There's a picture of Robert Moses tucked behind Book Trader Café on Chapel Street. His arms are crossed and he's smiling, though there's something a little uneasy about his pose: his tie is slightly off-center, his face half-hidden in shadow. He looks eager to get back to work.
If you're running the Chicago marathon this Sunday, you have a big decision to make: Will you listen to music? Or will you skip the earbuds? We have the arguments for and against a race-day playlist.Also, the marathon will cause some traffic headaches this weekend, so we give you ideas for things to do in the suburbs.Plus, two WBEZ reporters join us to recap the conversations that are happening at Chicago's city budget hearings.And the conversations that AREN'T happening … thanks to our obsessions with iPhones, tablets, Twitter, and Facebook. The author of a new book called Reclaiming Conversation explains why we need to get back to talking to each other.
One might expect Margaret Atwood to have a dark take on humanity's future. Over the course of a 50-year career, the Canadian novelist has penned a number of Orwellian scenarios: a fundamentalist Christian coup inThe Handmaid's Tale, a genetic experiment run amok in Oryx and Crake, and, in her latest novel, The Heart Goes Last, an economic crash that leaves most Americans living hand to mouth (unless they're selected for a company town whose bylaws have some hellish fine print). Atwood has stressed that she writes not “sci-fi” with “pod people,” but rather “speculative fiction”: things that could happen, or have happened. In a recent essay for Medium that might be termed “speculative journalism,” she lays out three energy futures. In Picture One, oil has run out, but we happily rely on solar cars, sailboats, trains and bicycles for transportation—and lots of long underwear for warmth.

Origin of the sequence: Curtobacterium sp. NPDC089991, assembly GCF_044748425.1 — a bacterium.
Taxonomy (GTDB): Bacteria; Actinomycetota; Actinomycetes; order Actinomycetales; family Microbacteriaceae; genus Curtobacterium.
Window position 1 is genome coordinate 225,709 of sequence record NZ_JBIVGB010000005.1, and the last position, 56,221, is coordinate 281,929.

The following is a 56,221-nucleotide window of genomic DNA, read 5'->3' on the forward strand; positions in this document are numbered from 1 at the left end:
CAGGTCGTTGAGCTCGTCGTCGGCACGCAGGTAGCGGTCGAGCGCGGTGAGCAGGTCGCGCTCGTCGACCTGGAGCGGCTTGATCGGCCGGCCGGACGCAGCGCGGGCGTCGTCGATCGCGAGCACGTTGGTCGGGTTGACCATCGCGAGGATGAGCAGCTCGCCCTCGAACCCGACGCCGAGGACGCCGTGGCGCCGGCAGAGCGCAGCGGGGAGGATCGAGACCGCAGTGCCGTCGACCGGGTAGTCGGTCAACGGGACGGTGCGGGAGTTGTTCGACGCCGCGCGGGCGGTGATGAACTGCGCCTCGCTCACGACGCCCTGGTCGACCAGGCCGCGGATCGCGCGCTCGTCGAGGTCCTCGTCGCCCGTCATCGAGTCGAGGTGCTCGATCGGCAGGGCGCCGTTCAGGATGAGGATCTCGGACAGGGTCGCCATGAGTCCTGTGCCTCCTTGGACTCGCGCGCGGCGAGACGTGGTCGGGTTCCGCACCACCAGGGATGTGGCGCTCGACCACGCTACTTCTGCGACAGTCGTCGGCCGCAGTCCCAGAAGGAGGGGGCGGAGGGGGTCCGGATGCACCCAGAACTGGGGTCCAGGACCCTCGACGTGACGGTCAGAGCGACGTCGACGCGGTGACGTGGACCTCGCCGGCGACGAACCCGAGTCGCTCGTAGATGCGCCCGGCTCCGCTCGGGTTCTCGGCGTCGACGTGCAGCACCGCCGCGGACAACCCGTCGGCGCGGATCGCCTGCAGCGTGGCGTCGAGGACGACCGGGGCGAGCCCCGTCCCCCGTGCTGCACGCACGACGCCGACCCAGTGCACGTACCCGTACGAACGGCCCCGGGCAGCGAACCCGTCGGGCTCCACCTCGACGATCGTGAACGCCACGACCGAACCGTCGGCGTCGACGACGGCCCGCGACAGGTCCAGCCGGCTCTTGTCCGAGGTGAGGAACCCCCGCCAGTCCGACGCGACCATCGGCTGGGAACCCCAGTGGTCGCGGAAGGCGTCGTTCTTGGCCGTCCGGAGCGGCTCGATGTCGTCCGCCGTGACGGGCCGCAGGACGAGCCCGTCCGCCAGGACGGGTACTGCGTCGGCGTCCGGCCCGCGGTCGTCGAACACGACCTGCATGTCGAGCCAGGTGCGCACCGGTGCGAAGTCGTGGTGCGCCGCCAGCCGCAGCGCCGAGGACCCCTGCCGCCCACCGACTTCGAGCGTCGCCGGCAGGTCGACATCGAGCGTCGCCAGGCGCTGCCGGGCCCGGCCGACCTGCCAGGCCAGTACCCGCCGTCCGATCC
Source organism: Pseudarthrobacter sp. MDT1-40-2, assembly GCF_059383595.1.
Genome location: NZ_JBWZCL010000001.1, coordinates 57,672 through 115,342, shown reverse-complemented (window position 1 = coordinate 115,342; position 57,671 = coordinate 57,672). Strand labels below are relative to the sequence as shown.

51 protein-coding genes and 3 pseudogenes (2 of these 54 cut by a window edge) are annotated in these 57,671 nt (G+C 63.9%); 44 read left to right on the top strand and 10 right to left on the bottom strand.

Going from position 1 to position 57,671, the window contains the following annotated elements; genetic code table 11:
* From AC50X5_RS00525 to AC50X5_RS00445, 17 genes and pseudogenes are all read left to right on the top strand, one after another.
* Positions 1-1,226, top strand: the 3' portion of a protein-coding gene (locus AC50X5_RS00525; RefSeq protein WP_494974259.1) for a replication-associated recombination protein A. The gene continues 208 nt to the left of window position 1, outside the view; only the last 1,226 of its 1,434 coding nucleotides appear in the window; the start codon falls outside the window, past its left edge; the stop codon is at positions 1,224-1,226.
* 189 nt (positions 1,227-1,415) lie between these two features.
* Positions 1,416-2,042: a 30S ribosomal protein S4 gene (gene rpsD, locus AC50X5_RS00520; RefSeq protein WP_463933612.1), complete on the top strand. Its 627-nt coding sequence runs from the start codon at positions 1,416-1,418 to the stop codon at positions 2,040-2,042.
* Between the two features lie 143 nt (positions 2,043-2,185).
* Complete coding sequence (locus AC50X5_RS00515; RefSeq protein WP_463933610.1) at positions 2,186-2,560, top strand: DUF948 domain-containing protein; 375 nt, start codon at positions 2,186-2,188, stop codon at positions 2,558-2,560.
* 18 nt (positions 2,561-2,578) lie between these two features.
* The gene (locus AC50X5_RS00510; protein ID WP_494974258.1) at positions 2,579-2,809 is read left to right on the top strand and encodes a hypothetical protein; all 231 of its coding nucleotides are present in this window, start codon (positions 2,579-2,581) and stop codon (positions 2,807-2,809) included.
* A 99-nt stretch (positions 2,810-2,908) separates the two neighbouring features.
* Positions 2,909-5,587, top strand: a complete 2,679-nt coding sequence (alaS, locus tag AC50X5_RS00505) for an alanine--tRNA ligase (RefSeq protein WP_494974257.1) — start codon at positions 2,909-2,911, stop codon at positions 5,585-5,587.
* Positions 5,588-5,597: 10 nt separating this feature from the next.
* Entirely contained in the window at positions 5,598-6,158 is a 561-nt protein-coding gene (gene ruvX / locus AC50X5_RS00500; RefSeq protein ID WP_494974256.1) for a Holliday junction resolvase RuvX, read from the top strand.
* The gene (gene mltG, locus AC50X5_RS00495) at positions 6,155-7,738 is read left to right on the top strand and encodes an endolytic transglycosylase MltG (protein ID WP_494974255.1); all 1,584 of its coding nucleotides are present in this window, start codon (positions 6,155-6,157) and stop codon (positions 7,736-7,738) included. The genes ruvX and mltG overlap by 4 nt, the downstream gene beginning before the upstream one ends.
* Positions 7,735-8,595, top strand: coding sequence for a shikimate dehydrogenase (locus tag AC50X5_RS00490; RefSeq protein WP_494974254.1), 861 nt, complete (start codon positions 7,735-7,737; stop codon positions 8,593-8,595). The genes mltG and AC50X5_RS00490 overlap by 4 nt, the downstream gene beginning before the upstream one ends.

Here's a familiar situation: You're talking with someone face-to-face, when suddenly that person whips out their phone for a quick glance — or more. Could be a text, or a tweet, or some kind of alert. Either way, their focus is now off the conversation. The digital world has taken a bite out of the real one. But is it just an annoyance, a blip that's part of modern life?
About two weeks ago, Chicago Mayor Rahm Emanuel gave his 2016 budget address before City Council. It included a massive property tax hike to cover the unfunded pensions that cast a dark cloud over everything.A week later, the 50 members of that body started their question and answer sessions with people like city CFO Carole Brown, Budget Director Alex Holt, the Business Affairs Commissioner, the Police Superintendent, and other department heads to determine everything from “do we really need to spend X money in Y place,” to “how am I supposed to sell these big tax and fee increases to the people in my ward?”But what's really going on in these hearings? Are aldermen engaged? Are they asking the tough questions...the right questions? WBEZ's Political Reporter Lauren Chooljian does a little “demystification,” and WBEZ criminal justice reporter Robert Wildeboer provides insight.
I saw the best minds of my generation destroyed by madness, Allen Ginsberg's clipped and certain tenor boomed through a loudspeaker. Starving hysterical naked/dragging themselves through the negro streets at dawn.The first lines of Ginsberg's famous poem filled the still, slightly warm air. A glass of wine clinked in the audience.Angelheaded hipsters burning for the ancient heavenly connection to the starry/ dynamo in the machinery of light .